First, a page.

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Become A Stage Manager

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Working As A Stage Manager

  • Getting Information
  • Thinking Creatively
  • Interacting With Computers
  • Making Decisions and Solving Problems
  • Communicating with Supervisors, Peers, or Subordinates
  • Deal with People

  • Mostly Sitting

  • Make Decisions

  • Stressful

  • $80,000

    Average Salary

What Does A Stage Manager Do

Producers and directors create motion pictures, television shows, live theater, commercials, and other performing arts productions. They interpret a writer’s script to entertain or inform an audience.

Duties

Producers and directors typically do the following:

  • Select scripts or topics for a film, show, commercial, or play
  • Audition and select cast members and the film or stage crew
  • Approve the design and financial aspects of a production
  • Oversee the production process, including performances, lighting, and choreography
  • Oversee the postproduction process, including editing, special effects, music selection, and a performance’s overall tone
  • Ensure that a project stays on schedule and within budget
  • Promote finished works or productions through interviews, advertisements, and film festivals

Large productions often have associate, assistant, and line producers who share responsibilities. For example, on a large movie set an executive producer is in charge of the entire production, and a line producer runs the day-to-day operations. A TV show may employ several assistant producers to whom the head or executive producer gives certain duties, such as supervising the costume and makeup team.

Similarly, large productions usually employ several assistant directors, who help the director with tasks such as making set changes or notifying the performers when it is their time to go onstage. The specific responsibilities of assistant producers or directors vary with the size and type of production they work on.

Producers make the business and financial decisions for a motion picture, TV show, commercial, or stage production. They raise money for the project and hire the director and crew. The crew may include set and costume designers, film and video editors, a musical director, a choreographer, and other workers. Some producers may assist in the selection of cast members. Producers set the budget and approve any major changes to the project. They make sure that the production is completed on time, and they are ultimately responsible for the final product.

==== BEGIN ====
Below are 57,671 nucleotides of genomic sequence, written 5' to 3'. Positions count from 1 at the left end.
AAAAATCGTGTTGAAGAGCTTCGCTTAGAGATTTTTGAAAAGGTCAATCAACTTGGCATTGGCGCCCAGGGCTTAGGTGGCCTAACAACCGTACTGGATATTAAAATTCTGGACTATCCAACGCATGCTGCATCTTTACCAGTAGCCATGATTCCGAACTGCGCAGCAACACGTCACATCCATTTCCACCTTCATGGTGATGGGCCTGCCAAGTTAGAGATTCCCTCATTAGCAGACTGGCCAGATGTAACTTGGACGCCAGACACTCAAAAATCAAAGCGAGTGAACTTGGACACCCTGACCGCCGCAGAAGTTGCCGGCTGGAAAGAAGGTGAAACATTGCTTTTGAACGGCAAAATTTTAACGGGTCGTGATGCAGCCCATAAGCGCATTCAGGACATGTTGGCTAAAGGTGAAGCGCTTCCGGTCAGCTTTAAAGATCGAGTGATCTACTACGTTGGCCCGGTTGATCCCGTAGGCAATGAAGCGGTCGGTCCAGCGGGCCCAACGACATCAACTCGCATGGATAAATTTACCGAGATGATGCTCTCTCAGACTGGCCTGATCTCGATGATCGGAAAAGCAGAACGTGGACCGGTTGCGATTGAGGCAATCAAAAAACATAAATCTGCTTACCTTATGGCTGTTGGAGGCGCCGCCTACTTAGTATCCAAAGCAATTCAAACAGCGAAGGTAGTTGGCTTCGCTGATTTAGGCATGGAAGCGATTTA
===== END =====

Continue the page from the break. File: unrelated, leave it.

Directors are responsible for the creative decisions of a production. They select cast members, conduct rehearsals, and direct the work of the cast and crew. During rehearsals, they work with the actors to help them more accurately portray their characters. For nonfiction video, such as documentaries or live broadcasts, directors choose topics or subjects to film. They investigate the topic and may interview relevant participants or experts on camera. Directors also work with cinematographers and other crew members to ensure the final product matches the overall vision.

Directors work with set designers, costume designers, location scouts, and art directors to build a project’s set. During a film’s postproduction phase, they work closely with film editors and music supervisors to make sure that the final product comes out the way the producer and director envisioned. Stage directors, unlike television or film directors who document their product with cameras, make sure the cast and crew give a consistently strong live performance. For more information, see the profiles on actors, writers and authors, film and video editors and camera operators, dancers and choreographers, and multimedia artists and animators.

Although directors are in charge of the creative aspects of a show, they ultimately answer to producers. Some directors also share producing duties for their own films.

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How To Become A Stage Manager

Most producers and directors have a bachelor’s degree and several years of work experience in an occupation related to motion picture, TV, or theater production, such as an actor, film and video editor, or cinematographer.

Education